The City of a Hundred Spires is still sleeping. It is a beautiful city, and like any other city, it has its own challenges and its own problems. It has its own unique mix of people, with their different cultures, languages, even gods. But it is a free city. It is a city content with its lot when it goes to sleep at night.
When it wakes up today, it is going to be to the foreign sounds of a foreign army. It is going to be to the clop of clumsy feet that do not know their way around the city and yet have the audacity to claim it as their own. The first ones to enter the city are the ones on the motorcycles. They ride recklessly through the fresh snow towards Černín Palace, where their Fuhrer will officially claim this city. But they don’t know the way. The winding streets confuse them. They do not understand the city.
It is March 15, 1939, and the city is Prague, the capital of erstwhile Czechoslovakia, waking up to the march of German boots on its snow-covered streets. Suddenly, in a city where Czechs, Slovaks, Germans, and Jews had been living together as neighbours and friends for centuries; they are now being segregated. Overnight, people’s heritage will determine what sort of life they will lead, or if they live at all.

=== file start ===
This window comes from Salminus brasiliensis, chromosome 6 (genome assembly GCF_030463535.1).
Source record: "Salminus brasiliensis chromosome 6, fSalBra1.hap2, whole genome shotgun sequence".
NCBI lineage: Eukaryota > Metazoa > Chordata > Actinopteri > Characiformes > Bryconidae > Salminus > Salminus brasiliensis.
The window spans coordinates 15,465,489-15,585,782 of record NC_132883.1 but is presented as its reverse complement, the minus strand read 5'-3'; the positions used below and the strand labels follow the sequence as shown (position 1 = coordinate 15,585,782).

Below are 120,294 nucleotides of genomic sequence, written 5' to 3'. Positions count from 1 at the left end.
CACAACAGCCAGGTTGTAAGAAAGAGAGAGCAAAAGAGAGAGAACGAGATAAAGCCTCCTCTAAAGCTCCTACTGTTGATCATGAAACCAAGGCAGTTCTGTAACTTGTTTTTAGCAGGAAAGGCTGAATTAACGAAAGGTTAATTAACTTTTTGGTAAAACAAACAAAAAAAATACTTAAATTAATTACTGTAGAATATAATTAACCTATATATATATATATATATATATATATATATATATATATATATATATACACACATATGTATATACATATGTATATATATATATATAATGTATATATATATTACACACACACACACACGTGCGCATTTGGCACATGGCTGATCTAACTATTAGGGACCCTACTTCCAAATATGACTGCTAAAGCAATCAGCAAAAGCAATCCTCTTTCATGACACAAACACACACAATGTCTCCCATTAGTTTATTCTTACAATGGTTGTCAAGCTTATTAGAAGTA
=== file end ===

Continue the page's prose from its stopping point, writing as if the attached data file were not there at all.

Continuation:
Ester and Klara Barsch, daughters of Joseph Barsch, owner of a chemicals factory, are two of the lucky women whose life does not change much. That is because they are of clear German descent. They have had to prove it to the occupying German by producing their family tree which has no Jewish blood at all going down two generations.
But a lot of their friends are not so lucky. Several will lose their lives in the coming days, months and years simply because of their faith, their views, opinions or even for knowing the wrong person. Their Jewish friends will all be lost, either driven into ghettos or, if lucky, emigrated.
Nothing is the same after that fateful March day. The Germans take over control of the city with the ruthless efficiency that they are known for. The expensive glassware in the boutiques along High Street is gone; replaced by shops with broken windows, or windows with crude banners claiming them to be German. Even the proud statue of the Iron Man on Platnéřská Street no longer looks proud.
In the dreadful years that follow, Tomas Fiegl, Ester, Klara, and Otto Edelmann have seen it all. Jews, driven into living in ghettos, or moved to Terezín, only to disappear forever. The Czechs reduced into a labour force, forced to work 60 hour weeks to support the German war machine. Anyone speaking out against German policy dies a quick, but not merciful death.
But the people are resilient. And they are determined to oppose this tyranny, in every way they can. They have formed a network, the Tři králové (The Three Kings). It is led by three ex-military officers. But Josef Mašín and Josef Balabán are already dead. Only Václav Morávek remains. And Otto, Tomas, Ester, and Klara are trying to help in any way they can. Little do they know that in just a few short years, they will find themselves in the middle of one of the most daring conspiracies of their time. It will be a long and treacherous journey.